Ultimately, this comes down to what works best for you. Try emacs, IDE's, and other tools as you see fit and then use what you like and find easiest.
I have a co-worker who says he often has emacs and NetBeans up at the same time. He uses emacs for editing and NetBeans for investigating errors, building, testing, etc.
While I've dabbled off and on with Java for years, I'm just starting to get into it seriously due to a new job where it is the main development language. Previously, I've used emacs for most of my development; it's editing power is quite nice to have. However, for larger projects I find that for many things an IDE is nice also. So, I may adapt my co-worker's strategy of running both emacs and NetBeans simultaneously.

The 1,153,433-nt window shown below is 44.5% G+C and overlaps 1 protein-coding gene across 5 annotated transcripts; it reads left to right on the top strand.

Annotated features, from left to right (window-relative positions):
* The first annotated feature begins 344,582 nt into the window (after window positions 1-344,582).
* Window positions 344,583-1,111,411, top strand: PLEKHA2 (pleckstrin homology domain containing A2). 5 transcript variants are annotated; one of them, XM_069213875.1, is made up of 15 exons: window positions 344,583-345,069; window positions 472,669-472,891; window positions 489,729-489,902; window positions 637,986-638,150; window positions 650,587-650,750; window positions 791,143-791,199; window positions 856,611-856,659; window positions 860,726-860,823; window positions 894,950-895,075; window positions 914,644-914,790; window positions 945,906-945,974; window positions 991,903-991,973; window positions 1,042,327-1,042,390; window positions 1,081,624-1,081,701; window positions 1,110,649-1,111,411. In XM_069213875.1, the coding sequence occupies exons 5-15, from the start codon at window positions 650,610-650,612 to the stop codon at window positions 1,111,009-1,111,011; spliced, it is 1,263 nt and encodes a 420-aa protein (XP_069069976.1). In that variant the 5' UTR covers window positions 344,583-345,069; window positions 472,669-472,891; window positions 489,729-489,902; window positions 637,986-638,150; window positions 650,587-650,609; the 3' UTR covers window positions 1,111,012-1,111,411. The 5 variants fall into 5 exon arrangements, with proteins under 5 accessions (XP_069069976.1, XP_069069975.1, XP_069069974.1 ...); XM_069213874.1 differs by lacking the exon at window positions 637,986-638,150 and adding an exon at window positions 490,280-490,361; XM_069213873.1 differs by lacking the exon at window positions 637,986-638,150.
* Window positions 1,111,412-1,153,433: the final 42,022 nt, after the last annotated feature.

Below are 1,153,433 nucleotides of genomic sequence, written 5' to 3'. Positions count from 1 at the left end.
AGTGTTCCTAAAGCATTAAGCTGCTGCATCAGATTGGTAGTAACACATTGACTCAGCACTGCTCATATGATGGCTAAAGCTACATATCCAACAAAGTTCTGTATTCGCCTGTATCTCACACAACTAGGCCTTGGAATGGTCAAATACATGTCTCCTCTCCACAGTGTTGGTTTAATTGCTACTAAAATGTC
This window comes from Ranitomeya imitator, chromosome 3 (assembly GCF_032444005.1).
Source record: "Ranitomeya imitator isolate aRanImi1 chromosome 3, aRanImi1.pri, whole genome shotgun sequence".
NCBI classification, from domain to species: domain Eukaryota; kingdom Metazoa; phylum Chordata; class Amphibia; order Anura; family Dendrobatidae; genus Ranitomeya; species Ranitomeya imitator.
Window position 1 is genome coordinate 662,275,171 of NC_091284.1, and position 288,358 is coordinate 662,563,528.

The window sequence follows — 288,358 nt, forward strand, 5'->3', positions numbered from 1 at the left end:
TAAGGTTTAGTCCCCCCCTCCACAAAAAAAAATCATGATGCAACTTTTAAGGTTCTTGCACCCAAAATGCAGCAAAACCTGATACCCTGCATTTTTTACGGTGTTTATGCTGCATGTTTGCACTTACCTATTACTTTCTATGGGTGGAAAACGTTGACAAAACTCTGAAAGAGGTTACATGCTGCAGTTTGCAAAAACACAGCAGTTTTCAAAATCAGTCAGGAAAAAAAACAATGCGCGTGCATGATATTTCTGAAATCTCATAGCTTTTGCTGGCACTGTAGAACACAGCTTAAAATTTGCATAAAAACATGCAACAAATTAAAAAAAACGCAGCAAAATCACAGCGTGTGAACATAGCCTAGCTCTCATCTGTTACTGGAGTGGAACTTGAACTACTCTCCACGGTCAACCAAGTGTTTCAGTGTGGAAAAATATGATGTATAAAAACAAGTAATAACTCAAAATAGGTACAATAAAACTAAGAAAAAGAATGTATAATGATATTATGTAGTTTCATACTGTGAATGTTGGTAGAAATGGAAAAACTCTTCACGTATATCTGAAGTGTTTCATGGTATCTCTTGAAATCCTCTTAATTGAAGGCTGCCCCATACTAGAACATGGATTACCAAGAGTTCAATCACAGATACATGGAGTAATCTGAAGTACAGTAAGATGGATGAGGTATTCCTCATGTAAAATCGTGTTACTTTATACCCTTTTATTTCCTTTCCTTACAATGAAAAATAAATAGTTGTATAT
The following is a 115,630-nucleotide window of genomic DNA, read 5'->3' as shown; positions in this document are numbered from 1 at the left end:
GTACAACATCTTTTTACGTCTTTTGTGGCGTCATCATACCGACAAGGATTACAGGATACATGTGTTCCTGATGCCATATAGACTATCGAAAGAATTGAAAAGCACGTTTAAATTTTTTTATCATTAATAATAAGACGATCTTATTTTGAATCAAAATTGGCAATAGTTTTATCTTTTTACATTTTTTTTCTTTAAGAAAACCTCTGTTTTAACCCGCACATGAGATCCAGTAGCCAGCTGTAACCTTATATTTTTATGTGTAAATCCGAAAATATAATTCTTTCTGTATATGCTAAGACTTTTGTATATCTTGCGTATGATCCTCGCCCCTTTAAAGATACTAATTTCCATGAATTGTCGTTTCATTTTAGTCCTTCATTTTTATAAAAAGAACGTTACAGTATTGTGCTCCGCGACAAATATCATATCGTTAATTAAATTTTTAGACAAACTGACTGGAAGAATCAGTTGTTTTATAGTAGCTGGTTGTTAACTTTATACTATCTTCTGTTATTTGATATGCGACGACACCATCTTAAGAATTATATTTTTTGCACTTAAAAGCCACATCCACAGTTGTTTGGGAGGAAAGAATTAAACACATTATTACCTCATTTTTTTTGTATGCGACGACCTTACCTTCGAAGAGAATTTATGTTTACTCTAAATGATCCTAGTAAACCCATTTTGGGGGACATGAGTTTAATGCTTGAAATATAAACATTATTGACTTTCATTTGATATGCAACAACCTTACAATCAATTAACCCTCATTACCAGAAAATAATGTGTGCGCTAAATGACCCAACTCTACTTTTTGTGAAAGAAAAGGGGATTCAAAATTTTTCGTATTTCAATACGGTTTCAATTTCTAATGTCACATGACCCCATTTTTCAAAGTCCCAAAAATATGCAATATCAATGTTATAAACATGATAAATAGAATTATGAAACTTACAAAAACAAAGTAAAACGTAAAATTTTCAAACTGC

Prior to working on this job I'd worked a little with Eclipse, which I liked. However, NetBeans is the defacto standard where I'm now working, and has some good points, so I'm working on learning that.
Recently I learned of CEDET, which looks to be a way of wrapping an IDE around emacs. Unfortunately, I've not had time to investigate it yet, but you may find it worth a look.